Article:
When Greenberg left New York City for graduate school in Syracuse, they were still little more than professional acquaintances. But when she graduated in 2001, a passionate friendship formed around events both poetic and domestic: they both had first books coming out, Greenberg was engaged, and Zucker was having her second child. Since then, they’ve had what Zucker calls a “spiritual sisterhood.”
These days, they are in daily contact, not only with each other, but with a wider group of poets and mothers who Greenberg brought together three years ago. “I was in my second trimester of pregnancy, and I was thinking about Plath,” Greenberg says with a dark laugh. What ambitious female writer, especially poet, has not thought of Sylvia Plath and her act of self-abnegation? The terrible isolation. The gaping oven. The children sealed in their rooms. It’s a grim picture of literary longing and motherhood.
“What was it like to be that talented, that driven, that isolated?” wonders Greenberg. Determined to create her own community and spare herself even a smidge of that kind of misery, she started the Poet-Moms listserv, a small, invitation-only listserv. It didn’t take long for her to compile a group of about fifty women poets who were already established in their careers and also had young children or babies on the way.
Like any young mother-to-be, Greenberg was hungry for practical information. Her visits to mothering Web sites and listservs, steeped in cute acronyms and emoticons, had left her cold. She knew that as someone who works with words all day, she needed to have advice on burping presented with eloquence and wit. The listserv she created deals with all the usual new mama conundrums: stroller brands, solid foods, sleeping. There are topics that seem to percolate more frequently among the poets than in the general population. “We’ve spent a lot of time on anti-depressants during nursing and pregnancy,” says Greenberg. But the members also swap publishing advice, share kid-friendly poetry titles, and compare stories of taking babies along on book tours.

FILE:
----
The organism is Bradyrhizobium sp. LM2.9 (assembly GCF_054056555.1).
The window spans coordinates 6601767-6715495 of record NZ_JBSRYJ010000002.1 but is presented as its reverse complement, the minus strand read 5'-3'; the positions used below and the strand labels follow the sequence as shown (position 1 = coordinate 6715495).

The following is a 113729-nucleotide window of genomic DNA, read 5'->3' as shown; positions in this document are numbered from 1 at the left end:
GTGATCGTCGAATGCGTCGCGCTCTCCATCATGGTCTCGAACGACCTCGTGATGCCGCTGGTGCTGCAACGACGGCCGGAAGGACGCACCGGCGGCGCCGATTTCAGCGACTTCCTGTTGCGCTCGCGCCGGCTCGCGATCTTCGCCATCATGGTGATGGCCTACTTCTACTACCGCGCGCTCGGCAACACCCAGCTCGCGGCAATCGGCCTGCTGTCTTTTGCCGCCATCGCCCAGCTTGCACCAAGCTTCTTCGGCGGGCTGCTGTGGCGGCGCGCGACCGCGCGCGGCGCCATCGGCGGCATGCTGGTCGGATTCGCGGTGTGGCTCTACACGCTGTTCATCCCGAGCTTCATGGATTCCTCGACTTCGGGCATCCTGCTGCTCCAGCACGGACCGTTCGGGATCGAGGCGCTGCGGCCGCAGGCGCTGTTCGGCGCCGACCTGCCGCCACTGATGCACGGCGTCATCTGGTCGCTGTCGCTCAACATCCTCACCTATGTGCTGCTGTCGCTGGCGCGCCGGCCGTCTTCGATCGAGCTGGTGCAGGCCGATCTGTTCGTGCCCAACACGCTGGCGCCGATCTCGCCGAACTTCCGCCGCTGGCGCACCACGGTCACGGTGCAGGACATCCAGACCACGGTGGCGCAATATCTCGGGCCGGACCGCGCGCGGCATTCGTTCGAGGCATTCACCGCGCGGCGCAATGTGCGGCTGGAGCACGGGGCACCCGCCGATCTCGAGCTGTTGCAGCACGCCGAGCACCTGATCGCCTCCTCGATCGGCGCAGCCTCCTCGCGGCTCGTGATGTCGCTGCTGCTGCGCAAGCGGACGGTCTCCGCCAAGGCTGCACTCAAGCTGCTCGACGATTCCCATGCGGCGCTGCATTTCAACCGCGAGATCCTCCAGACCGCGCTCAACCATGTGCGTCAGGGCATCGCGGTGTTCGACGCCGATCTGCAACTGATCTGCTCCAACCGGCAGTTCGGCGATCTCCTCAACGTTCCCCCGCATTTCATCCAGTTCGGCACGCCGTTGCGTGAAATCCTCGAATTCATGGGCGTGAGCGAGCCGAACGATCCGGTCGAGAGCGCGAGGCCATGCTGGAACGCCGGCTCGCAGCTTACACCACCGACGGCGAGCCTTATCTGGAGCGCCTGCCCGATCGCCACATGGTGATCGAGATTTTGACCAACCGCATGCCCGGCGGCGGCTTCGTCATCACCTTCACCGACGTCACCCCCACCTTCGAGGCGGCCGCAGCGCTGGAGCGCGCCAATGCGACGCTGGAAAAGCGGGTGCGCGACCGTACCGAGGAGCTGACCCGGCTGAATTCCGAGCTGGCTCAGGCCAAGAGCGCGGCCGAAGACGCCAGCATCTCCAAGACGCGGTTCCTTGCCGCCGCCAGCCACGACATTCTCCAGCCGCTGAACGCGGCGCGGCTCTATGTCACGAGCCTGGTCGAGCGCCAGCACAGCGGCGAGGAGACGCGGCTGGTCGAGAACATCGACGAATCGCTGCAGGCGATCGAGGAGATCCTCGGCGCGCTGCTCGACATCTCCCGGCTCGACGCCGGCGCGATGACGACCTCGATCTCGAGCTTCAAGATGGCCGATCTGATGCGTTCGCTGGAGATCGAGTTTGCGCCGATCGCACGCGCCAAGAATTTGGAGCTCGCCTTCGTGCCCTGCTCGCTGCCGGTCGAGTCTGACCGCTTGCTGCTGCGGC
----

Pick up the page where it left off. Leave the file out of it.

Each year, some of them meet at the Associated Writing Programs conference, including a drop-in, kid-friendly hotel room. Mostly, though, the relationships remain cyber-based. Even though a few of the poets live in Zucker’s Manhattan neighborhood, she rarely sees them, mainly because everyone is so sensitive to one another’s very limited writing time.
Through the listserv and their friendship, Zucker and Greenberg continue to carve space for each other and their mutual concerns. Sleep cycles and verse cycles are of equal importance. They have co-edited an anthology, Women Poets on Mentorship: Efforts & Affections, which contains essays by more than two dozen younger women poets on older living women poets and is forthcoming from University of Iowa Press. More recently, they began writing a lyric essay together about homebirth.
“We’d talked about writing creatively together, before,” says Greenberg, “but hadn’t found the right subject.” When she began writing about her homebirth, Greenburg called Zucker and declared with characteristic excitement, “I think this is the thing.” After reading her friend’s prose, Zucker replied emphatically, “This is the thing!”